The Canadian Wheat Board intends to confront the federal government this fall with a demand that government- appointed directors butt out of most decisions, board chair Allen Oberg said at the CWB 2009-10 crop year wrap-up.
“What I’m hearing from farmers is they want more control over their own democracy and they want clearer rules when it comes to election of directors,” said Oberg on July 30 in Winnipeg.
The farmer-dominated board will demand “fewer directors from Ottawa, and those directors to be used only in exceptional circumstances.
“We’re going to be talking to all parties when we go to Ottawa, and as you know there is some legislation pending and certainly we’ll be addressing those issues when we get that opportunity,” said Oberg.
Board officials said at the 2009-10 crop year summary that the year had been notable for production challenges farmers faced and for a bigger than expected crop, which forced the CWB to look hard for an extra two million tonnes of export sales.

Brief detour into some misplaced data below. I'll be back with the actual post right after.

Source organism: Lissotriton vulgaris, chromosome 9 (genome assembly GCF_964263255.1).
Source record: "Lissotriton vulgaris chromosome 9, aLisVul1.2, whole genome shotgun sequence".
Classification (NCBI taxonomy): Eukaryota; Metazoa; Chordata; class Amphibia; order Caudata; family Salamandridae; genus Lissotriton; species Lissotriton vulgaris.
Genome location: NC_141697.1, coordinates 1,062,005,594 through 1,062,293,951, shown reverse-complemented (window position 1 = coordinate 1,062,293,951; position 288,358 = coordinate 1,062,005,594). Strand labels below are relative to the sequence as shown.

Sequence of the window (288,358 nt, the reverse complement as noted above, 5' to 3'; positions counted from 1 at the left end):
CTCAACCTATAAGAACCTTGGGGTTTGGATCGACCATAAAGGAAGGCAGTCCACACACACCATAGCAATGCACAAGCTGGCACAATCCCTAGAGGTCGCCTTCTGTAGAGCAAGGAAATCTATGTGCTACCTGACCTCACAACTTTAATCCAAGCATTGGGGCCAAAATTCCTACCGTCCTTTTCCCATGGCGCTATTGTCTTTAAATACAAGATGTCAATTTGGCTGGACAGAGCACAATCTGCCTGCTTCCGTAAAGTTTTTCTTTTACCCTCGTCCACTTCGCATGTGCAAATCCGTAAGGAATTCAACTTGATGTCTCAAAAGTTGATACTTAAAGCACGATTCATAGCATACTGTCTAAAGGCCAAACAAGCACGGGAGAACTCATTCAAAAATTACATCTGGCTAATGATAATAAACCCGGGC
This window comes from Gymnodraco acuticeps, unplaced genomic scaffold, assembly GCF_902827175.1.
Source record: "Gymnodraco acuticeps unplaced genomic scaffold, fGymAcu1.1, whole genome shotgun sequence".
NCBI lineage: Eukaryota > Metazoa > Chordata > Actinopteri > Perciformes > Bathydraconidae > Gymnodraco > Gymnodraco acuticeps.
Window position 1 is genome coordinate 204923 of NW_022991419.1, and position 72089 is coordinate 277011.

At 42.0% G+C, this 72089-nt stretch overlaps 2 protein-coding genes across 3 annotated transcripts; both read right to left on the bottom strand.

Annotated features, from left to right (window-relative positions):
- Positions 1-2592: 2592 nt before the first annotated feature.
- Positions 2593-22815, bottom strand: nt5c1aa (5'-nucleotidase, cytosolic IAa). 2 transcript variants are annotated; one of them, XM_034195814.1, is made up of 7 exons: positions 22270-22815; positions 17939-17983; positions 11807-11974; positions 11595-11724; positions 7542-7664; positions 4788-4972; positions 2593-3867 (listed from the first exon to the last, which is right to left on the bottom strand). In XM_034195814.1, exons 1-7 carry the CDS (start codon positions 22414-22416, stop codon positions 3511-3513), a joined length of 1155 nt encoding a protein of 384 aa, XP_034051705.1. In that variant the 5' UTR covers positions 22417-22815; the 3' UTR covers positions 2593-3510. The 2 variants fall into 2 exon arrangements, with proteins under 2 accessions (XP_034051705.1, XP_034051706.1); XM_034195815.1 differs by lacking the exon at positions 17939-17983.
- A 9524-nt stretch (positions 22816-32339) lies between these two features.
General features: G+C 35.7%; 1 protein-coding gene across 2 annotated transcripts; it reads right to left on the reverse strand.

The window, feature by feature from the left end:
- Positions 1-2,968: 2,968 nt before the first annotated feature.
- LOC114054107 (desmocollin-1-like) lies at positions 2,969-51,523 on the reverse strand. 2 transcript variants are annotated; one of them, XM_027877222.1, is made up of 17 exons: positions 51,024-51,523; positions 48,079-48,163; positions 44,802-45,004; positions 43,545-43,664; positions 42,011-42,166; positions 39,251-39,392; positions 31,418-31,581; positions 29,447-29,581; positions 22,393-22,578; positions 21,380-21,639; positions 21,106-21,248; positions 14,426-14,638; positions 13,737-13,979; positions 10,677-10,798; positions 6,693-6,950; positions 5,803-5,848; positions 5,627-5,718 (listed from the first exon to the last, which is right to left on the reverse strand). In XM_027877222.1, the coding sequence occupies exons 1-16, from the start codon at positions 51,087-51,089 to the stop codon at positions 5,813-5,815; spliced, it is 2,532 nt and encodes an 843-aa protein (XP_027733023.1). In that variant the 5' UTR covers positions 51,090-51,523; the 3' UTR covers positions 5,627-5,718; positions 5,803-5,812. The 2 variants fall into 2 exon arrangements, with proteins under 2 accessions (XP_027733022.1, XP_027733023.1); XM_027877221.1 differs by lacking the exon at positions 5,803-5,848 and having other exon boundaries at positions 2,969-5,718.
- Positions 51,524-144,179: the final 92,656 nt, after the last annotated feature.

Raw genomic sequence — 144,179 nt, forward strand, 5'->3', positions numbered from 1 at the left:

CWB chief executive officer Ian White said the good weather last fall caused the crop’s size to continually increase, but the board managed to move most of the grain.
“It took a successful marketing campaign for us to accept 100 percent of the wheat, and in the end we marketed 4.1 million tonnes of durum,” said White.
The CWB achieved the highest exports in a decade in 2009-10, with 18.8 million tonnes of wheat, durum and barley leaving Canada. In 1999-2000 19.25 million tonnes were exported.
“This was significant, given the aggressively competitive world market, a market that had a very heavy supply of grain, particularly for wheat and durum,” said White.
Oberg said 2009-10 was also significant for the board because it opened a laboratory in Saskatoon and activated its WeatherFarm system, which now has 9,000 farm subscribers.